During a recent interview discussing Huawei’s views on academic freedom and cooperation with universities, I made a comment about a US congressman and a senator. My intention was not to attack them, and I’m concerned that the public may have been misled by the current news headlines.
I’m a Ph.D. with experience in basic theory research, and my experience tells me that academic freedom and openness are of paramount importance to scientific research. That’s why I’ve decided to write this article, to provide a more comprehensive explanation of my views.
Academic freedom is a core value and basic aspect of modern universities. It is a precondition for a boom in academic research, scientific development, and an innovative workforce.
Academic freedom is also the cornerstone – and a basic right – of higher education institutions in the US. It is precisely because of this freedom from the interference of politics and other factors that the US can attract the world’s brightest minds to study and conduct research within its borders. Academic freedom is also a crucial factor behind the US’s continued status as a global technology leader, as well as its strength as a nation.
The National Science Foundation defines “basic research” as “activity aimed at acquiring new knowledge or understanding without specific, immediate commercial application or research.” Universities mainly work on basic research, while businesses focus on engineering and commercial application. It can take decades or even hundreds of years of R&D effort to close the huge gaps that may exist between basic theory and commercial application.
Collaboration between universities and businesses can effectively shorten this process. Nowadays, it is clearer than ever that science and technology are more closely integrated. The interplay of businesses, education institutions, and research institutions in basic research and innovation has become a major force behind the progress in science and technology.
US federal funding for higher education research has been falling steadily for the last decade. It now represents less than 50% of total university research funding in the US.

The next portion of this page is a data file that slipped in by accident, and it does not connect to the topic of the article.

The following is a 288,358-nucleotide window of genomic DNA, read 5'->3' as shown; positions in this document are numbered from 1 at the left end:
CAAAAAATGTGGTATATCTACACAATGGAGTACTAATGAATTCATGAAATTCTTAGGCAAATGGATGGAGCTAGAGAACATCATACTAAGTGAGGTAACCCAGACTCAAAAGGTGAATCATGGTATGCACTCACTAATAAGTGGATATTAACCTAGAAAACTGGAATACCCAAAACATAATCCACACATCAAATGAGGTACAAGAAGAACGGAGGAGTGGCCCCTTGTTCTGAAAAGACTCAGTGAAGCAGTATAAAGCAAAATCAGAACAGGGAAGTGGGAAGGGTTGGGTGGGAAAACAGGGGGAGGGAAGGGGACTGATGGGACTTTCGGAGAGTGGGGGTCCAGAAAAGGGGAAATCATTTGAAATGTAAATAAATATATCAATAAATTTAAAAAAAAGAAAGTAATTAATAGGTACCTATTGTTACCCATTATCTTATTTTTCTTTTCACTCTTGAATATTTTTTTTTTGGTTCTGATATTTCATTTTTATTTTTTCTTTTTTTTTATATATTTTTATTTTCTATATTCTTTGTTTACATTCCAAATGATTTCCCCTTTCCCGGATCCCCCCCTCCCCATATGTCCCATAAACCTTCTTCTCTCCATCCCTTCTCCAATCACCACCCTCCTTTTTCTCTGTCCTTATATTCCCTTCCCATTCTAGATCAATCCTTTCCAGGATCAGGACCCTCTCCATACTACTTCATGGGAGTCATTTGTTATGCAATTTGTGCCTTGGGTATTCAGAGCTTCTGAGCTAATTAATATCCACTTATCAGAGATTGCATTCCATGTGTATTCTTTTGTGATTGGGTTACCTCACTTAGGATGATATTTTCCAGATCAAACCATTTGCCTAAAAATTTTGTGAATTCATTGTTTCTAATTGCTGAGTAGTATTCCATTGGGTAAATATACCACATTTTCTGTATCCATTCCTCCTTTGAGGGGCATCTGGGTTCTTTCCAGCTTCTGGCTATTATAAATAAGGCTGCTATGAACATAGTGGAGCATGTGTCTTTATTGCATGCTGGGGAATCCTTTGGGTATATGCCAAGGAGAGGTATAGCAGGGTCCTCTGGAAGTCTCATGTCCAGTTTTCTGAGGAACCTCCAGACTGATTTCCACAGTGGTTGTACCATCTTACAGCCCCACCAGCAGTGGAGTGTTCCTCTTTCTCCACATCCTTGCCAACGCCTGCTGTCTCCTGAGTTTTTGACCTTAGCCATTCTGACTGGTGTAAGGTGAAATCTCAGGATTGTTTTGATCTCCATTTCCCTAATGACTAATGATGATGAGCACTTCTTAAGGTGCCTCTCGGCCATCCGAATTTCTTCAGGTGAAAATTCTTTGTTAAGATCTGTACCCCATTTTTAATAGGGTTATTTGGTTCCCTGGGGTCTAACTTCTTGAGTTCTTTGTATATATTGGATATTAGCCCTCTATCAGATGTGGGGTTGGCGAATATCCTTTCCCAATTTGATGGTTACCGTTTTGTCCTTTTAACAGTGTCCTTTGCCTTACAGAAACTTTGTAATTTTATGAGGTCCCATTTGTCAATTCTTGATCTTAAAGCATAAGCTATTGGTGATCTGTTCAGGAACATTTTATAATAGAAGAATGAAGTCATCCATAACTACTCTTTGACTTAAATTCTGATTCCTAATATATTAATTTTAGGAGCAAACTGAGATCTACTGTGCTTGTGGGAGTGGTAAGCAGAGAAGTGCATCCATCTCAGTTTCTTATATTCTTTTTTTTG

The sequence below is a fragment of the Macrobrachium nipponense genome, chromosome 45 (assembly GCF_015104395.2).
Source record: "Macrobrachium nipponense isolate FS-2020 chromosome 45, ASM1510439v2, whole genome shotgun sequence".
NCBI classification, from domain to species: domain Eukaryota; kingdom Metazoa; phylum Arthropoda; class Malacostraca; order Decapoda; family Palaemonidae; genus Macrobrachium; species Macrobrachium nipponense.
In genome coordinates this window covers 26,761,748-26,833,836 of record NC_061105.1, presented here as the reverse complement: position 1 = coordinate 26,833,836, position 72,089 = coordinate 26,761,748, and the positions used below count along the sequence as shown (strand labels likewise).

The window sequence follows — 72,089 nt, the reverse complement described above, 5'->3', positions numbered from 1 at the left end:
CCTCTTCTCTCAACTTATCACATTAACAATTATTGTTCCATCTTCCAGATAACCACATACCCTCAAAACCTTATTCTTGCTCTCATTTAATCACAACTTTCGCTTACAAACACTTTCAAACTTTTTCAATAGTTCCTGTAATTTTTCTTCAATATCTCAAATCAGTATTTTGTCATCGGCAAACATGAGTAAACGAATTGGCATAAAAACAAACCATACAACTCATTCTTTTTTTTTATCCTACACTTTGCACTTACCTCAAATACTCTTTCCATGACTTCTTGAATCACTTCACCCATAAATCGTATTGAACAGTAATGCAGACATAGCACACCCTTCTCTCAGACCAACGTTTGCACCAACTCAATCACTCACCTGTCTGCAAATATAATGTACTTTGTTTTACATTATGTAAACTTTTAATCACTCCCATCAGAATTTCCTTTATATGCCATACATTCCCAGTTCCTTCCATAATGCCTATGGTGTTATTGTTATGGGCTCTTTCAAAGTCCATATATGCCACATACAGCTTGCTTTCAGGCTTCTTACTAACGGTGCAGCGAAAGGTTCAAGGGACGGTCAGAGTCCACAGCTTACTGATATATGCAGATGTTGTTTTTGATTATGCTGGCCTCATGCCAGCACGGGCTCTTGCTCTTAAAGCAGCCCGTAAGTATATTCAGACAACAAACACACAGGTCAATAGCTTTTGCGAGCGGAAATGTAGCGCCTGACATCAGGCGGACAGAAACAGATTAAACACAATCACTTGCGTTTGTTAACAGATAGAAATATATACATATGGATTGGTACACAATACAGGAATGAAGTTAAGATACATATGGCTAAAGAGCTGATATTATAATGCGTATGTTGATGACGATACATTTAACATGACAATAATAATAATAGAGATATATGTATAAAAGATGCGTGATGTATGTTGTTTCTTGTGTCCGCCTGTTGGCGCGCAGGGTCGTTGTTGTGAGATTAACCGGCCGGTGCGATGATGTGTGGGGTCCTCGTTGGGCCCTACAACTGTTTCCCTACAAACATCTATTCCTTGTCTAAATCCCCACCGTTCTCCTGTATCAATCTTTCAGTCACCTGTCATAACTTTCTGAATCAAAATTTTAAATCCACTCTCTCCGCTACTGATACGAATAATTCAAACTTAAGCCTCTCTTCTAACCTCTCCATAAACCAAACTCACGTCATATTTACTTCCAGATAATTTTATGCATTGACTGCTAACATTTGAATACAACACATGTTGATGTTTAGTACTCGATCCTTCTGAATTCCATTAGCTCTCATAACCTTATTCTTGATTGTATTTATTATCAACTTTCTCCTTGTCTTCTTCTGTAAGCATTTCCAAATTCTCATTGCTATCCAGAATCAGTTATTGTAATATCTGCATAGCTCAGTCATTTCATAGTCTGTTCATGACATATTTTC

Corporate sponsorship has risen to close this gap. While the amount of funding Huawei has allocated for research in US universities is relatively modest, it has constituted welcome support for US university partners.
Huawei respects and supports academic freedom. Moving forward, we want to continue supporting academic research, in the form of funding, facilities, and lab equipment. Our collaboration with universities provides numerous opportunities for college and postgraduate students to gain training and hands-on experience. We believe our support is very important, while expecting no direct commercial return.
The research findings made possible through our joint university partnerships are shared openly across the world through dissertations and papers published by professors, PhDs, and postgraduate students alike. Like other corporate supporters of university research – including US-headquartered businesses that support Chinese universities – Huawei does not gain exclusive access to the resulting findings. Science has no national borders, and we hope the results from our university partnerships will ultimately benefit everyone in the world. Huawei never seeks to own their research results.
As a tech company, Huawei benefits from the general advancement of science and technology worldwide. But we remain competitive ourselves because we continuously invest in R&D. In 2017, Huawei invested US$13.8 billion in R&D, bringing our total contribution to global R&D in ICT over the last decade to more than US$60 billion. Huawei has been granted nearly 80,000 patents, including 10,000 patents in the US. Many of these are basic and essential patents. They represent our contributions to humanity, and also to the US’s information society.
It is a long, arduous journey before any basic research projects can deliver tangible benefits to society. This process requires close collaboration between universities and businesses. It requires the relentless effort of numerous scientists and engineers everywhere. These people deserve everyone’s respect – rather than groundless accusations – for their efforts and achievements.
Any open-minded politician should work to ensure academic freedom and drive progress in science and technology. They should do so with the same understanding, curiosity, and spirit of fact-finding endeavor displayed by the world’s leading scientists.
(This byline was published by the Financial Times on July 19, 2018, with minor editorial changes from the Financial Times.)